I remain agnostic on how to classify the South American camelids until these questions are examined using a broader section of nuclear DNA. These four species all can hybridize and produce fertile offspring, and it is not exactly clear if they truly deserve to have two genera or not.

It may be that these four species as currently listed are deserving from a cladistic classification perspective, but it could be that some of these species are better classified as subspecies of one of the wild forms.

As it stands right now, I am holding out for more information before I will drop my two cents.

So when the domestic form is found to be a hybrid between two species, it is useful to classify the domestic form as a distinct species. When the domestic form is found to be highly genetically divergent from the extant wild form, it is also useful, and when we just don’t know yet, keep them as separate species until we have better answers.

We know what the wild ancestor of most of our domestic animals is, so we should be placing them within their wild ancestor’s species, if we are to adhere to cladistic classification.

But there are these curve-balls out there, and sometimes, it really does make sense to have a domestic animal as its own distinct species.

 

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Just when you think you’ve seen everything….

Here’s the story behind the photo.  This Peruvian surfer is Domingo Pianezzi, who lives near Lima, Peru. The alpaca’s name is Pisco.  He trained the alpaca to surf because it’s a Peruvian animal, but this was hardly his first foray into training animals to surf:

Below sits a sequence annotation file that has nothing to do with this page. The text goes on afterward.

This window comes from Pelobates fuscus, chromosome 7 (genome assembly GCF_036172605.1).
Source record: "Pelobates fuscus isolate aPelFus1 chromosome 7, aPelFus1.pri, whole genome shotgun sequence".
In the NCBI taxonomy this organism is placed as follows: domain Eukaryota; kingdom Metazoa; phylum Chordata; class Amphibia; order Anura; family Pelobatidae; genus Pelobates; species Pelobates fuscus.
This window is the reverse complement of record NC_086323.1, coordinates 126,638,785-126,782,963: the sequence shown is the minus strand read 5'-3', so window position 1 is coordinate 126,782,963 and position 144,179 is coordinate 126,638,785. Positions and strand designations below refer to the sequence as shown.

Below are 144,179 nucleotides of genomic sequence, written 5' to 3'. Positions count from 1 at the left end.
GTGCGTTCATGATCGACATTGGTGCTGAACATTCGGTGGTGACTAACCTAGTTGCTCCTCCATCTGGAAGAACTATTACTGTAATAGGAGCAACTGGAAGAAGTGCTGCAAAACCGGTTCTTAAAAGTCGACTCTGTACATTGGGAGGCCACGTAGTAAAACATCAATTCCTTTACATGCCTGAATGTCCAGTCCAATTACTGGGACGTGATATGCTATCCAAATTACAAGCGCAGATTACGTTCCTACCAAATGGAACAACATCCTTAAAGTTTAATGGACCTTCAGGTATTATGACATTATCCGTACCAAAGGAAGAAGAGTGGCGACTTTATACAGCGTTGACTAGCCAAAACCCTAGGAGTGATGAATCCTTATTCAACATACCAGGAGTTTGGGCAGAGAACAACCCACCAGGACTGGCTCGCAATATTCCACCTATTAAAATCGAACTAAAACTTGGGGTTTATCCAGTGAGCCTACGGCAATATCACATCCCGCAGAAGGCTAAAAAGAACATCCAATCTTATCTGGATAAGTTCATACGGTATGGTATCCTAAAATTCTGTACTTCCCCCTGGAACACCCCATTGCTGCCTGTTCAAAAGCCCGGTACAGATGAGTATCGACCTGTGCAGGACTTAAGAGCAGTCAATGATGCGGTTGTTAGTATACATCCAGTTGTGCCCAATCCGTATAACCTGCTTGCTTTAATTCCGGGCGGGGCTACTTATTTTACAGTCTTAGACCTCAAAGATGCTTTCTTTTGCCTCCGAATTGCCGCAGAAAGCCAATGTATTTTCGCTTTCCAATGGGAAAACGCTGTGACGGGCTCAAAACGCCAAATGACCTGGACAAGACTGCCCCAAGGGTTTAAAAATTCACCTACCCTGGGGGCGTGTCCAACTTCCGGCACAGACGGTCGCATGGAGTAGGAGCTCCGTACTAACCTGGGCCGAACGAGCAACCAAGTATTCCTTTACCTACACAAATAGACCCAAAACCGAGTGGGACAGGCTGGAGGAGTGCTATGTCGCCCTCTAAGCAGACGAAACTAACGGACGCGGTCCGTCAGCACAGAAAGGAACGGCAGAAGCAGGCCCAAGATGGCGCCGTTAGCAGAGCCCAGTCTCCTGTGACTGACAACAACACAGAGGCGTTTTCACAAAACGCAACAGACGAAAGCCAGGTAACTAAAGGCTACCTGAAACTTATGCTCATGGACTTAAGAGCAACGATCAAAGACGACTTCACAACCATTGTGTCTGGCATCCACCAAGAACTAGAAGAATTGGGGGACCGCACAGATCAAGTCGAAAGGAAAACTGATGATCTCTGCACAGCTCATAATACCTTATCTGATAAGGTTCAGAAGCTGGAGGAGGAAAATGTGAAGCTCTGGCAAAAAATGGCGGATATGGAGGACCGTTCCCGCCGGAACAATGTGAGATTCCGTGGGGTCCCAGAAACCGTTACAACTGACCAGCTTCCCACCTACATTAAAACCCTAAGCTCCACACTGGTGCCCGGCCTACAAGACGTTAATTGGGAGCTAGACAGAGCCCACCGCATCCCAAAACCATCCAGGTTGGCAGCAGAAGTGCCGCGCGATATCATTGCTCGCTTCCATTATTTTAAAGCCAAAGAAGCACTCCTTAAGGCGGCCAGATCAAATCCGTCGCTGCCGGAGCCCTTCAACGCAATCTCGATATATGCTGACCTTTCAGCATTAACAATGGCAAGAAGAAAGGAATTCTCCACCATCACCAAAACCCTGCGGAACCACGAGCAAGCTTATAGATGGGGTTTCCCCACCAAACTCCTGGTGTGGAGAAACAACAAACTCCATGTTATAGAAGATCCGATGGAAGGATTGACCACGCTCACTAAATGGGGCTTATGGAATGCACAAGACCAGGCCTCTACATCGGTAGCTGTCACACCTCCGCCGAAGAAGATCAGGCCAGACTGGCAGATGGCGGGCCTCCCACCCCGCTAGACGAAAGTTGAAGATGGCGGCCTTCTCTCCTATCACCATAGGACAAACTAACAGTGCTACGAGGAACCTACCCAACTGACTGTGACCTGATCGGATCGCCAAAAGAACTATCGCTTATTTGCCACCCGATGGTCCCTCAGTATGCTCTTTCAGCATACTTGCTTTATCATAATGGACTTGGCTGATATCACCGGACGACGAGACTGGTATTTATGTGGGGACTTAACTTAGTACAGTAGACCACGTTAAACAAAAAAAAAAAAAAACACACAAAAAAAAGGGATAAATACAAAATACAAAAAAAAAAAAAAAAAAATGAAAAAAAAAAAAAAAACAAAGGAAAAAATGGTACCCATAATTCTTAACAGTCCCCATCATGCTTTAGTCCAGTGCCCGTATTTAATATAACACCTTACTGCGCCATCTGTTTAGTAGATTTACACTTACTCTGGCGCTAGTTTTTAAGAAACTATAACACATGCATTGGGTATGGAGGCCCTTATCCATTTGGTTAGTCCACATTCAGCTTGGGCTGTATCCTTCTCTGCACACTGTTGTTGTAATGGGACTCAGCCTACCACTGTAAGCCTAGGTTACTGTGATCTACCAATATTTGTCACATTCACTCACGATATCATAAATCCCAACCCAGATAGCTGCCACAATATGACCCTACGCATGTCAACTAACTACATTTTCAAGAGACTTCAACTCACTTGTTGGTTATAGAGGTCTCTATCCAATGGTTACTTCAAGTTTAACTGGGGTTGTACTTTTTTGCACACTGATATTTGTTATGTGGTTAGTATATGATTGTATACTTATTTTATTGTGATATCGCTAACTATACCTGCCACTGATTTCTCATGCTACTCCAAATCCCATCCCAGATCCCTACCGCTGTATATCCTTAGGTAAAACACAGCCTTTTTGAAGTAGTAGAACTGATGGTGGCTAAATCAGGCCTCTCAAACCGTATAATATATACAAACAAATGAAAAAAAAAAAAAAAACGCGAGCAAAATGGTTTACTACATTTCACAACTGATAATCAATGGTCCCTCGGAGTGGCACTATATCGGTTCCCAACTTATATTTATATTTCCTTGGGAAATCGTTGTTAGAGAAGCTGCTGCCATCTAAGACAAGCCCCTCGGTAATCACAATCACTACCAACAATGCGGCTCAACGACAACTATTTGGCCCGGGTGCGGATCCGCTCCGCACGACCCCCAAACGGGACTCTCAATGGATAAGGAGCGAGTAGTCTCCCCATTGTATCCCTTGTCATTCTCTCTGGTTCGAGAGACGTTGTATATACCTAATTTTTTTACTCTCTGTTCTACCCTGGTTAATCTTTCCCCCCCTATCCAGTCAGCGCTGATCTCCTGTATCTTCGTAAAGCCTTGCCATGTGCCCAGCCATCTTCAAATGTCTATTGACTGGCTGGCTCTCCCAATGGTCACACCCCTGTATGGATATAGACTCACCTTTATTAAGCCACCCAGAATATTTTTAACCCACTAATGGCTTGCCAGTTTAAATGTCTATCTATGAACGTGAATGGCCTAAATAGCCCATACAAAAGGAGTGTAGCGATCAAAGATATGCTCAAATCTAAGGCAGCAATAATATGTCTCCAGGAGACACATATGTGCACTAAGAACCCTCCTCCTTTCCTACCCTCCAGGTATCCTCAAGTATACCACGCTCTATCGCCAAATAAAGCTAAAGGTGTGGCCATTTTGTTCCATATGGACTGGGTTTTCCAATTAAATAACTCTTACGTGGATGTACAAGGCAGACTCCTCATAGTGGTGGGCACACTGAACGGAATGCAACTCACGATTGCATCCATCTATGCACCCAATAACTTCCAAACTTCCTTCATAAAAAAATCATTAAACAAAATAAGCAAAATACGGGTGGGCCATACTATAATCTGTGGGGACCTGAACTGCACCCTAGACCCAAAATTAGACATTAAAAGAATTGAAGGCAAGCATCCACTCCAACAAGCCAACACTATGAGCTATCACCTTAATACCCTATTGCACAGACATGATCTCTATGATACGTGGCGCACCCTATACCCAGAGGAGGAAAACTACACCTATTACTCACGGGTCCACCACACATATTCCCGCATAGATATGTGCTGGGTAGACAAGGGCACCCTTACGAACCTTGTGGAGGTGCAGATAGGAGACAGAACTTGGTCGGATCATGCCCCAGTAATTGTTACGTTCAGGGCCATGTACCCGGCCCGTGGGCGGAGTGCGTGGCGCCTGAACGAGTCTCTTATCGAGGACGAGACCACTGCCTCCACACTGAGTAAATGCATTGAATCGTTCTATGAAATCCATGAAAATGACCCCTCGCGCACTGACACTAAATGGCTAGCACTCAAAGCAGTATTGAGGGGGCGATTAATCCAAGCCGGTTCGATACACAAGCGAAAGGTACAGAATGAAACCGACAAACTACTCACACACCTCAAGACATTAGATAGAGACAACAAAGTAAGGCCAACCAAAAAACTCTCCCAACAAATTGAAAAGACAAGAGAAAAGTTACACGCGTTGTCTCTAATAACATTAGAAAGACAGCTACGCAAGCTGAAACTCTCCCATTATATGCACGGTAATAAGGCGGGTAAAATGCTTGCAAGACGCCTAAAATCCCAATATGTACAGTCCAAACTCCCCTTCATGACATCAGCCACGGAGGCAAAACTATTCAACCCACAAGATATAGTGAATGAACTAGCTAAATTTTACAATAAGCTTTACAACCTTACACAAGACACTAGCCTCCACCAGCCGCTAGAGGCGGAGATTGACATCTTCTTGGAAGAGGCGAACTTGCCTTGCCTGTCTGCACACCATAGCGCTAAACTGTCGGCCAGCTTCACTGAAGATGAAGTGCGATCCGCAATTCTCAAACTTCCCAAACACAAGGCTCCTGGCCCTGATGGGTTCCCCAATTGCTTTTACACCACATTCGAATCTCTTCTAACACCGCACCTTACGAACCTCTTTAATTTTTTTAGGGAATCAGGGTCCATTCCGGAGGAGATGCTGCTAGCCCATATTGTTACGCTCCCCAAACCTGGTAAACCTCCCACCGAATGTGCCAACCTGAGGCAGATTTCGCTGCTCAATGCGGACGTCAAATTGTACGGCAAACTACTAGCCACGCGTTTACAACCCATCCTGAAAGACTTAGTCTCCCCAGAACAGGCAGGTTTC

Mr Pianezzi, who teaches surfing to children and has competed before at international contests for people and their surfing dogs, came up with the idea of hitting the waves with an alpaca while visiting Australia.

“I’ve surfed with a dog, a parrot, a hamster and a cat, but when I was at a competition in Australia I saw people surfing with kangaroos and koalas,” said Mr Pianezzi, who trains the alpaca in the Peruvian beach town of San Bartolo.

“So I thought that, as a Peruvian, it would be interesting to surf with a unique animal that represents Peru.”

Alpacas are domesticated vicuñas, which are one of two species of Andean camelid. They live in the high country, but they are really not adapted to being cold and wet for long periods.

They are also somewhat resistant to getting in the water for obvious reasons, but this has required a lot of training:

Unlike a labrador, an alpaca does not instinctively jump into the sea for a swim.*

However, Pisco, named after the distinctive Peruvian liquor distilled from grapes, is getting used to the water, according to Mr Pianezzi.

I don’t think that this is necessarily cruel, provided that the alpaca is dried off as soon as possible and it is not made to stay in the water for very long.

Surfing with alpacas.

Strange but true.

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*Labradors don’t instinctively jump into water either. They do only because they become comfortable in the water and their strong desire to retrieve compels them to make  the jump.